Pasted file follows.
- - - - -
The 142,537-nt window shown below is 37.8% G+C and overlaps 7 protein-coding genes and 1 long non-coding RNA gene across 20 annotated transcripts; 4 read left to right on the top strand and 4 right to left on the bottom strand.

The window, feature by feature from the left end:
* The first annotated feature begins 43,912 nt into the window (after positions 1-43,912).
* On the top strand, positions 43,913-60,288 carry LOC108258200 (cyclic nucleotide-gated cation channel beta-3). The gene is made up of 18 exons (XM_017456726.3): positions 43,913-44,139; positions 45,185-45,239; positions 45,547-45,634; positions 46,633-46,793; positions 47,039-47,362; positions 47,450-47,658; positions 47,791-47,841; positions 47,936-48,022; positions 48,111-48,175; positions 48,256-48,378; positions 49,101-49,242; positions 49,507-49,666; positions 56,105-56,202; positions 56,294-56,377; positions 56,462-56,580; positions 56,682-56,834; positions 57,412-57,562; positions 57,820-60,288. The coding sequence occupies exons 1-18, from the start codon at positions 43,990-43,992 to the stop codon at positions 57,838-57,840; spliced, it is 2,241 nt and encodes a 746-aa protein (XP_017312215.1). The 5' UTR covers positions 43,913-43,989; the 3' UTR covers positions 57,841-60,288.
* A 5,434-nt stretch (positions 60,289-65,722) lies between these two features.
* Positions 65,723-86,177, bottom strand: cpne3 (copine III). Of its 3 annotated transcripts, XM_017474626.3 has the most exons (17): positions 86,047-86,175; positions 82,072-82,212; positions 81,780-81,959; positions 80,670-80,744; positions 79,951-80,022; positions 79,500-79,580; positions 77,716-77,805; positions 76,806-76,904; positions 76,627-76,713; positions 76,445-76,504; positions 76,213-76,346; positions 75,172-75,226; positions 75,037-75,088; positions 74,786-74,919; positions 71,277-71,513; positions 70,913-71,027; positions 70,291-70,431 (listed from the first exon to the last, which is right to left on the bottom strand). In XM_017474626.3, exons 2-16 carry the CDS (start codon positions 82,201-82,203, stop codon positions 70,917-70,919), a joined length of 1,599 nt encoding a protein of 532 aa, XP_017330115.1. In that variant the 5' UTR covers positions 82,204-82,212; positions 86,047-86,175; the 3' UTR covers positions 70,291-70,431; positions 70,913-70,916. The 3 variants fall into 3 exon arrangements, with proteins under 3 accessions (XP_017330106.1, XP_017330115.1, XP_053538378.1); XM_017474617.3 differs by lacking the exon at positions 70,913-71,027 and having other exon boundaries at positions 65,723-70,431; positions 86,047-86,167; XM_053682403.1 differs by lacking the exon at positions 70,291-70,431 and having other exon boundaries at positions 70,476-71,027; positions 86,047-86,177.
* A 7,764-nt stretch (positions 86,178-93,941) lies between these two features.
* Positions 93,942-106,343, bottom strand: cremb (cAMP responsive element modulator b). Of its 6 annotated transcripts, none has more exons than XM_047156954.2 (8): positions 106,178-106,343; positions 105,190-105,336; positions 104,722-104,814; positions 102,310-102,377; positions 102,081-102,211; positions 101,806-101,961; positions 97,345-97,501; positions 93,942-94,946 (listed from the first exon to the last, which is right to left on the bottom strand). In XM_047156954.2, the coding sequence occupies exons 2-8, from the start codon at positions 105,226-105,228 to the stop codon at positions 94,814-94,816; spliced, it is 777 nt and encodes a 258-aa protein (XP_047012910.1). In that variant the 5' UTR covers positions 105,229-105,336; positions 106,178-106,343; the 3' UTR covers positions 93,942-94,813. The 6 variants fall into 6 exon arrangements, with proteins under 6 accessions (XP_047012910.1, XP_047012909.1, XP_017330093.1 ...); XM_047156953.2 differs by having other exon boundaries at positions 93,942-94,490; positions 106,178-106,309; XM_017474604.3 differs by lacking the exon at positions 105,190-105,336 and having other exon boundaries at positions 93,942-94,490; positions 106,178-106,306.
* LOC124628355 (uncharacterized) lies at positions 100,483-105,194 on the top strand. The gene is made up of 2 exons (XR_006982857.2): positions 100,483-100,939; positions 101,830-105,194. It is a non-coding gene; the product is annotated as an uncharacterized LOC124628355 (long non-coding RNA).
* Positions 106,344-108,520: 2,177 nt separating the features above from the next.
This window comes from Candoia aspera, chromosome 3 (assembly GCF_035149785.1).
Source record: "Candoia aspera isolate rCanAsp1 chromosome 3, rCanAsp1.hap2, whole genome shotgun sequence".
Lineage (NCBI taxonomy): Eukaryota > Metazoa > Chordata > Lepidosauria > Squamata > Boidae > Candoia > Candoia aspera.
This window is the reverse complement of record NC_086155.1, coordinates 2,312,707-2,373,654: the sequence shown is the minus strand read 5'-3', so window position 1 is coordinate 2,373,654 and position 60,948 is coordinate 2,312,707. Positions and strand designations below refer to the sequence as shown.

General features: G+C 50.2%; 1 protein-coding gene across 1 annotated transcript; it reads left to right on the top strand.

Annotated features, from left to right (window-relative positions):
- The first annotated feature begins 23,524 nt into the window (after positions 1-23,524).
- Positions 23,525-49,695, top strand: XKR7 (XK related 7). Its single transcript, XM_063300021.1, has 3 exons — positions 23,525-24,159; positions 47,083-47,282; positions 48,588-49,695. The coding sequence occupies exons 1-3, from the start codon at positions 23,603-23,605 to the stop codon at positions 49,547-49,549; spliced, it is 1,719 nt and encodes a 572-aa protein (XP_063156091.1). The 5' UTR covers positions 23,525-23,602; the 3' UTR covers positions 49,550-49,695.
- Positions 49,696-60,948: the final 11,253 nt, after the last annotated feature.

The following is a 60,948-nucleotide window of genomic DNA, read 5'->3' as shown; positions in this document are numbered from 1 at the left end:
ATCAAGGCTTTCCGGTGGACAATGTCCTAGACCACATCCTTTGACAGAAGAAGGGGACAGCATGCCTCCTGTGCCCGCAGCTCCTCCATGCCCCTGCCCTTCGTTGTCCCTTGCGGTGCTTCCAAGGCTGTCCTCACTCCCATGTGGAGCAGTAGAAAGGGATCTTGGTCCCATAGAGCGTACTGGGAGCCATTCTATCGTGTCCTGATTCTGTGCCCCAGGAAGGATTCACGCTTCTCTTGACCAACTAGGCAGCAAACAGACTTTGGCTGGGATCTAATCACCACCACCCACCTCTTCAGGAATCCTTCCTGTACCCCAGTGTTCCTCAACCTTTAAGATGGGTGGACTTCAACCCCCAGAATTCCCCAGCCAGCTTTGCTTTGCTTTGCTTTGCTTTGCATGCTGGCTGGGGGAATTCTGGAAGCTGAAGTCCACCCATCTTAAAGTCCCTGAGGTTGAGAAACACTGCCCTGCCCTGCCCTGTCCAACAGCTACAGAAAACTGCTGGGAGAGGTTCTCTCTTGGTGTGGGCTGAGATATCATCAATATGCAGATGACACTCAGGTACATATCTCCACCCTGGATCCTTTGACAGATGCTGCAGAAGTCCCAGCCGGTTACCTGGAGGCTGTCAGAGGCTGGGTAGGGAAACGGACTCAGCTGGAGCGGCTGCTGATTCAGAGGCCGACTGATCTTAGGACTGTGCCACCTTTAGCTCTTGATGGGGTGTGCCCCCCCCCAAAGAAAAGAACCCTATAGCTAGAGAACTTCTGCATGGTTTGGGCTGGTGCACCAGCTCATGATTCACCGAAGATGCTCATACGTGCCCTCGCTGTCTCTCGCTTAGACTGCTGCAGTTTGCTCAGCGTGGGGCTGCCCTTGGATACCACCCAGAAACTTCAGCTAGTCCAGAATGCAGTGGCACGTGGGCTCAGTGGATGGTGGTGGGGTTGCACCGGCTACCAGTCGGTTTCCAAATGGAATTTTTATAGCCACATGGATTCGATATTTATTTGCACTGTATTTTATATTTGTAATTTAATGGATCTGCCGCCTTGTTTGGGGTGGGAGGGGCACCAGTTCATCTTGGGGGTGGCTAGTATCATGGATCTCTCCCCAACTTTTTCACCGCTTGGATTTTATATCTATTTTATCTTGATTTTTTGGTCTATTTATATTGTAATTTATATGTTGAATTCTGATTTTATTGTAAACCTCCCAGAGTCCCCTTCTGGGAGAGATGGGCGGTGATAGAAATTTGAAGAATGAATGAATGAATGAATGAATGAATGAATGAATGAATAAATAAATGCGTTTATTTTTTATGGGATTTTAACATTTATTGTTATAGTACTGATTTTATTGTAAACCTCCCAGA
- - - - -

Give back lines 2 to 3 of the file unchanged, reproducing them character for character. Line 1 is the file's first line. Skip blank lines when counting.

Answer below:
The window, feature by feature from the left end:
* The first annotated feature begins 43,912 nt into the window (after positions 1-43,912).